Rock Creek – Siuslaw

Overview

Rock Creek Campground is nestled in a grove of large spruce and Douglas fir trees, near a beach on the Oregon Coast. Visitors enjoy relaxing on the beach, admiring colorful sunsets and hiking many trails in the area.

Natural Features:

Campsites are situated along Rock Creek, just off the Pacific Coast of Oregon in the Siuslaw National Forest, where mosses drape the branches and ferns cover the forest floor, lending a rain forest appearance. The Siuslaw stretches from the lush forests of the coastal mountains to the Oregon Dunes and beaches of the Pacific. Siuslaw is one of only two national forests that border the Pacific Ocean.

The campgrounds close proximity to the beach provides opportunities to view awe-inspiring Pacific sunsets, which often leave lasting impressions on visitors. A variety of wildlife can often be viewed on the coast, including pelicans and other shorebirds, sea lions and migrating whales.

Recreation:

Rock Creek offers great birding and fishing opportunities. Anglers cast for cutthroat trout and salmon. The beach and a day-use parking area can be accessed within a half-mile from the campground.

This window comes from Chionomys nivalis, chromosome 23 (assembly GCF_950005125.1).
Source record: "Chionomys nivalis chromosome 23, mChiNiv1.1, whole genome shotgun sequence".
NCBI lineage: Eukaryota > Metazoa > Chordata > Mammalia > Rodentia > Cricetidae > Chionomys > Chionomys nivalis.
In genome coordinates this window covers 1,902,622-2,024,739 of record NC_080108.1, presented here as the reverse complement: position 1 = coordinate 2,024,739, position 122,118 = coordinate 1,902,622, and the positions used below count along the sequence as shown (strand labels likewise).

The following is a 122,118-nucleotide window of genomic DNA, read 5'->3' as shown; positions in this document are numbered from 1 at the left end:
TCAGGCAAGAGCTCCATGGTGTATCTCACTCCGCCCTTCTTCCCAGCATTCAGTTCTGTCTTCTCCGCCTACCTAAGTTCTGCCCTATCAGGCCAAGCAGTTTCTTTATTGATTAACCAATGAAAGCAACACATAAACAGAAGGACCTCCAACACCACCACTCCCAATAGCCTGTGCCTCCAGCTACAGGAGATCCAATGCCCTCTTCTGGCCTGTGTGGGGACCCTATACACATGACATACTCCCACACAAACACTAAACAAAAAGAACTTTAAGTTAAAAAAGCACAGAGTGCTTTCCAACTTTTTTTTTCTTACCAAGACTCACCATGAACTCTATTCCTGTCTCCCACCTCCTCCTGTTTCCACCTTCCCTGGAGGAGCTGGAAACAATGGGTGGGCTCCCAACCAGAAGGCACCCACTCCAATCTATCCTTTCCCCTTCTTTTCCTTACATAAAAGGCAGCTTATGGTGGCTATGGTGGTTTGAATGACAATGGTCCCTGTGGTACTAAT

The Rock Creek Wilderness Area, within the Siuslaw National Forest, encompasses about 7,500 acres. The area is comprised of a dense coniferous rainforest, where bigleaf maple and red alder trees line the creeks, and rhododendrons dot the forest floor.

Facilities:

The campground offers single-family sites situated along Rock Creek. Each site is equipped with a picnic table and campfire ring. Vault toilets and drinking water are provided. No electric hookups are available.

Nearby Attractions:

The Cape Perpetua Visitor Center is a few miles north. The center has a phenomenal view of the ocean. A variety of short film are shown in the theater, and whale watch volunteers are posted in March to help visitors spot the beautiful, migrating creatures.

Visitors also enjoy exploring tide pools at Cape Perpetua, and hiking along the area 23-mile trail system. Several paths lead through dense, old-growth forests and to rocky coastal overlooks.